Hurricane Sandy Strikes Again With Subway Shutdowns

A drenching by hurricane Sandy forced repairs that the MTA is just starting. (Photo by Mitchell Trinka)
A drenching by Hurricane Sandy forced repairs that the MTA is just beginning. (Photo by Mitchell Trinka)

“It’s horrible, it’s very bad news,” said Staten Island resident Laura Dominguez after learning that the Montague street tunnel connecting Brooklyn and Manhattan will be closed for up to 14 months starting the first week in August. “This makes my commute even longer and I already take two trains and a ferry.”

The Metropolitan Transportation Authority is closing the tunnel for 14 months beginning in August to repair damage from Hurricane Sandy. Dominguez, who takes the R train from Whitehall Street to work at Metrotech in Brooklyn daily, will now have to find an alternate route on either the 1, 4 or 5 trains. She said she’ll also have to make an additional transfer to the A, C or F lines.

On weekdays the R train will run in two separate sections: From Court Street to Bay Ridge-95th Street in Brooklyn, and from Forest Hills-71st Avenue in Queens to Whitehall Street in Manhattan.

On weekends and during late night, the train will be rerouted over the Manhattan Bridge and once again run as one train, but will bypass six stations: City Hall, Cortlandt Street, Rector Street, Whitehall Street-South Ferry, Court Street and Jay Street-Metrotech.

The N train will also be rerouted over the Manhattan Bridge during late night service.

By happenstance, the G will also experience repairs, forcing service to stop 12 weekends this year and a five-week shut down in the summer of 2014. The weekends include: July 6, July 13, July 20, Aug. 3, Aug. 10, Aug. 17, Aug. 24, Sept. 7, Sept. 28, Oct. 5 and Dec. 7. During weekend closures a bus shuttle will make all stops between Nassau Avenue and Church Avenue. Shuttle service will not serve Greenpoint Avenue, 21st Street and Court Square during weekend closures at those stations, according to the MTA.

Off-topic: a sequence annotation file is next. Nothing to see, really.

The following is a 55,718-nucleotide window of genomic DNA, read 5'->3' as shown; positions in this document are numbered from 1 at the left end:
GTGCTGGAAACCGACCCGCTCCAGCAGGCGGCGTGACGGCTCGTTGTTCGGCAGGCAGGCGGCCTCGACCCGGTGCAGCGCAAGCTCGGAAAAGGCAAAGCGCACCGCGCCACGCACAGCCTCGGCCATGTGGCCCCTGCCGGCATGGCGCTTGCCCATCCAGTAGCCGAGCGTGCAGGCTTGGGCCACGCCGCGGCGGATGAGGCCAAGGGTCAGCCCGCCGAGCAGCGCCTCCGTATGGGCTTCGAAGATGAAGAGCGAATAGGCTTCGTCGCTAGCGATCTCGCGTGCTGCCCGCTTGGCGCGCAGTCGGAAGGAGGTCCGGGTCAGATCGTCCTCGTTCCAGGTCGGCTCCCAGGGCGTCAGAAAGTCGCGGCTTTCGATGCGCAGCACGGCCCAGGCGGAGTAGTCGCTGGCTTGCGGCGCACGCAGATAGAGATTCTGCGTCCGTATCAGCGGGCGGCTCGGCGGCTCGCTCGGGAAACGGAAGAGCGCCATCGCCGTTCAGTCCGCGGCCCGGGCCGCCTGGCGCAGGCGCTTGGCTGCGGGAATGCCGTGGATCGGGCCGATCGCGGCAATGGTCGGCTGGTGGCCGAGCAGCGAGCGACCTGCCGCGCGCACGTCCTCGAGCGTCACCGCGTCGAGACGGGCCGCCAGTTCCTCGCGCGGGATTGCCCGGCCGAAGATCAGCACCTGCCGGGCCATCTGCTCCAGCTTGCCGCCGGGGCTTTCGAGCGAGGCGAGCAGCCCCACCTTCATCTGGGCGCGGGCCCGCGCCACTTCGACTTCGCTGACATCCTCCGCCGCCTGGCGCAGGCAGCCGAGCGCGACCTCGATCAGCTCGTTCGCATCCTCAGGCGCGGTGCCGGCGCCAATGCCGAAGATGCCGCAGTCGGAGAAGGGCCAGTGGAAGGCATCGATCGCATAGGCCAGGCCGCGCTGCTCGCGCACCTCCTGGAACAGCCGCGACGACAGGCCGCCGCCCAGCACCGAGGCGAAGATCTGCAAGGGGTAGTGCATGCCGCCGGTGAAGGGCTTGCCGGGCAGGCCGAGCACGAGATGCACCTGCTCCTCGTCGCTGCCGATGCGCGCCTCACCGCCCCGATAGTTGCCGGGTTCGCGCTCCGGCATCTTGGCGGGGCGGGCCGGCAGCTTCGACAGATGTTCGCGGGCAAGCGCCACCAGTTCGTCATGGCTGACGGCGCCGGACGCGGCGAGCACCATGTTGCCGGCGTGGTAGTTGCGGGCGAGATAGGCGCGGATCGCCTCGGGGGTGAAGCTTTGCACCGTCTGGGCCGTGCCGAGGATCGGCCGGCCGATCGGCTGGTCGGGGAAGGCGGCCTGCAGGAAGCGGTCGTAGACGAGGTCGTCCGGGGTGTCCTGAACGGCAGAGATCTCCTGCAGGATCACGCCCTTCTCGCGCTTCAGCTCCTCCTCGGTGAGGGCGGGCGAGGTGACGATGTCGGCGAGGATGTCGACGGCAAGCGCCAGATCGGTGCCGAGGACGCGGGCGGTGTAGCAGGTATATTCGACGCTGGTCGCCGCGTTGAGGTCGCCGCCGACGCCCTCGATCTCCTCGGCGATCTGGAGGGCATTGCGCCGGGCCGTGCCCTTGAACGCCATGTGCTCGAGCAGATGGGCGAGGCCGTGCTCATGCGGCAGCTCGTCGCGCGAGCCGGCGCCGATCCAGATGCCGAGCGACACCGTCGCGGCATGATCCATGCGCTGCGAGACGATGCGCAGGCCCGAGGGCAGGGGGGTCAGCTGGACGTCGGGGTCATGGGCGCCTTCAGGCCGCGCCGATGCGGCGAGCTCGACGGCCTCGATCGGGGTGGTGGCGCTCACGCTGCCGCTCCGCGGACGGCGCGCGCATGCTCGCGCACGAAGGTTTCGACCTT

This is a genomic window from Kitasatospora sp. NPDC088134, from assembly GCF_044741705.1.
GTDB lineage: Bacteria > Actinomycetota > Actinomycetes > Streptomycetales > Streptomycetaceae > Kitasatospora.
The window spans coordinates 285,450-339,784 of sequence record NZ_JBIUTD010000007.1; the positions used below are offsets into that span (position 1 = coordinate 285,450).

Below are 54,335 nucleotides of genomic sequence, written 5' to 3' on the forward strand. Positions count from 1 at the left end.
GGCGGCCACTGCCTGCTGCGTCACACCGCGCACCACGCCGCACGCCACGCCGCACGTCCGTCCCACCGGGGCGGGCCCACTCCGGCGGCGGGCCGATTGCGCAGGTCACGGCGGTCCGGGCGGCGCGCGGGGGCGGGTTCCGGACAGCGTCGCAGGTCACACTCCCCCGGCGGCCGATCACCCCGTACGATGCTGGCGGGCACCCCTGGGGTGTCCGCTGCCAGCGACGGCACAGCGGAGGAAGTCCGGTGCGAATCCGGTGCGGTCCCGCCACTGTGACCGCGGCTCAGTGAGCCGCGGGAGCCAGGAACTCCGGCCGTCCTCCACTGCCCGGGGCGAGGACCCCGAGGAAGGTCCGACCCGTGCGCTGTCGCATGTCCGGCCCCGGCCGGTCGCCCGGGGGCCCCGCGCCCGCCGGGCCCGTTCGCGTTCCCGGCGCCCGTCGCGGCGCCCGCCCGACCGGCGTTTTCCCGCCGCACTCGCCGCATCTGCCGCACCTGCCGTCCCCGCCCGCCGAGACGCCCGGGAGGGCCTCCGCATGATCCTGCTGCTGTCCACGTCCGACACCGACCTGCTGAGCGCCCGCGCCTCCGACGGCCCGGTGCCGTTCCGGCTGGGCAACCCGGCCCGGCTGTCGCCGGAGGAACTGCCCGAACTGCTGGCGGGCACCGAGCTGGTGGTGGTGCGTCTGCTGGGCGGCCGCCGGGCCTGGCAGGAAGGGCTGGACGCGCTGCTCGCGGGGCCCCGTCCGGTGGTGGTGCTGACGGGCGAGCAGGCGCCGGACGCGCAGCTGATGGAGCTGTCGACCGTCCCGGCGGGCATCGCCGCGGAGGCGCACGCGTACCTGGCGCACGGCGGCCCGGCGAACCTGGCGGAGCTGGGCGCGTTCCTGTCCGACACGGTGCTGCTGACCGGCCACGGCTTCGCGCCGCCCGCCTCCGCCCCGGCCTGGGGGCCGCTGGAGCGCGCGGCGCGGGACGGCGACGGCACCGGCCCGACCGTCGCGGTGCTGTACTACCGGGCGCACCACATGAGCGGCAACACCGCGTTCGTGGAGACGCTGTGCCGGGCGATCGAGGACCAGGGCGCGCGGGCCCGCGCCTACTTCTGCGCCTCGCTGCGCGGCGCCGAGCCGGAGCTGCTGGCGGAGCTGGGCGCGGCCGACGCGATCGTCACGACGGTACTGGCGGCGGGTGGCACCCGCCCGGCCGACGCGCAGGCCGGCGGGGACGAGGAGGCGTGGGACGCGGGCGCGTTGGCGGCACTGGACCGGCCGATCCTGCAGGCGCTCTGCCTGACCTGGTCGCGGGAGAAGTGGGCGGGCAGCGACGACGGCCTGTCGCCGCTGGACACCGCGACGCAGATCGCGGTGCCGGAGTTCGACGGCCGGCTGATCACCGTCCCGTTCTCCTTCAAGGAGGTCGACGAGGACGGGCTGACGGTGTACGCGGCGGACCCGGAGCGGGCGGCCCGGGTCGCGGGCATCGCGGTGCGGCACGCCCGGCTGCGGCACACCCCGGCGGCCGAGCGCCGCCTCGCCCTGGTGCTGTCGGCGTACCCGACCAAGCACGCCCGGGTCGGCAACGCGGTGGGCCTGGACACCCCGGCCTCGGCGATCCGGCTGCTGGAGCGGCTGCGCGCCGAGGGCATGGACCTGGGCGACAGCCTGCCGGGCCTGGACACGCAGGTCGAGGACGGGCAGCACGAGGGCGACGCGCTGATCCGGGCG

Riders such as Fort Greene resident Hector Lopez are upset. “I take the R to work in lower Manhattan and this will slow me down every day,” he said. “I am sad about it and upset with the city that this is happening.”

Kim Raber, a local artist who was getting on the subway at Fulton Street, said that the closure will affect her business greatly.

“A lot of artists are being effected by this,” she said. “I have studios I need to work at in Long Island City, Manhattan and Brooklyn and this will make that much more difficult.”

Raber complained that the MTA’s announcement was “very last minute.”

“Considering how important these trains are to people there should have been more notice and warning to people ahead of time so they could figure out how to circumvent it,” she said.


The closures don’t only impact trains that are being rerouted, but other subways which are sure to have increased number of riders on them. Fort Greene native Dorian Smith, who works in Manhattan at night, said that the extra straphangers that are sure to come to the Q train will make his nightly commute to Manhattan more difficult.

“It’s tough because the subways at the time I ride them are packed enough,” Smith said. “The last thing these trains need are people who used to use the R filling up other trains.”

The MTA has released a map to help straphangers navigate the changes. The map highlights Court Street-Borough Hall, Jay Street-Metrotech, Atlantic Avenue-Barclays Center and 4th Avenue-9th Street as helpful transfer points.

How will the changes to subway service change your commute, locals? Let us know in the comments below.